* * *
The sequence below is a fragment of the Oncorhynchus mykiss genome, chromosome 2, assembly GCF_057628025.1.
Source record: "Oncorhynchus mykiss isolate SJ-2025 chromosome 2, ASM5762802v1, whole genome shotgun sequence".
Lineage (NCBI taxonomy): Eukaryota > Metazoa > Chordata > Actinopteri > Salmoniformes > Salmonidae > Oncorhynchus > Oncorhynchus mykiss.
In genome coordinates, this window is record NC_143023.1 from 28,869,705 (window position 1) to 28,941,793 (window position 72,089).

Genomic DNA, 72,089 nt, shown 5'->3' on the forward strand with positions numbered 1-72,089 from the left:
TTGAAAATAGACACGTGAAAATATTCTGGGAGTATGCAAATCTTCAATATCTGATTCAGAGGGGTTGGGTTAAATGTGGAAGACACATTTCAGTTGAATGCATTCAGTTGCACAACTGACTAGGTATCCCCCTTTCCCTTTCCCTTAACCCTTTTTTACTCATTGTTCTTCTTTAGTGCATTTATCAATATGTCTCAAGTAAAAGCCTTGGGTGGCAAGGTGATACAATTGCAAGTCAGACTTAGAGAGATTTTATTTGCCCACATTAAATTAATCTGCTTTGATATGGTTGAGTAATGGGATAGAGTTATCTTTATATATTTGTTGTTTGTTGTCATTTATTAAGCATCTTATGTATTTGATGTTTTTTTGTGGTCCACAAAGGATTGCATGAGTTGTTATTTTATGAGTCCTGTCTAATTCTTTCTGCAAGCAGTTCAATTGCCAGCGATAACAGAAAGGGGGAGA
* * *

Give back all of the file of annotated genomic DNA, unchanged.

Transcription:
The sequence below is a fragment of the Oncorhynchus mykiss genome, chromosome 2, assembly GCF_057628025.1.
Source record: "Oncorhynchus mykiss isolate SJ-2025 chromosome 2, ASM5762802v1, whole genome shotgun sequence".
Lineage (NCBI taxonomy): Eukaryota > Metazoa > Chordata > Actinopteri > Salmoniformes > Salmonidae > Oncorhynchus > Oncorhynchus mykiss.
In genome coordinates, this window is record NC_143023.1 from 28,869,705 (window position 1) to 28,941,793 (window position 72,089).

Genomic DNA, 72,089 nt, shown 5'->3' on the forward strand with positions numbered 1-72,089 from the left:
TTGAAAATAGACACGTGAAAATATTCTGGGAGTATGCAAATCTTCAATATCTGATTCAGAGGGGTTGGGTTAAATGTGGAAGACACATTTCAGTTGAATGCATTCAGTTGCACAACTGACTAGGTATCCCCCTTTCCCTTTCCCTTAACCCTTTTTTACTCATTGTTCTTCTTTAGTGCATTTATCAATATGTCTCAAGTAAAAGCCTTGGGTGGCAAGGTGATACAATTGCAAGTCAGACTTAGAGAGATTTTATTTGCCCACATTAAATTAATCTGCTTTGATATGGTTGAGTAATGGGATAGAGTTATCTTTATATATTTGTTGTTTGTTGTCATTTATTAAGCATCTTATGTATTTGATGTTTTTTTGTGGTCCACAAAGGATTGCATGAGTTGTTATTTTATGAGTCCTGTCTAATTCTTTCTGCAAGCAGTTCAATTGCCAGCGATAACAGAAAGGGGGAGA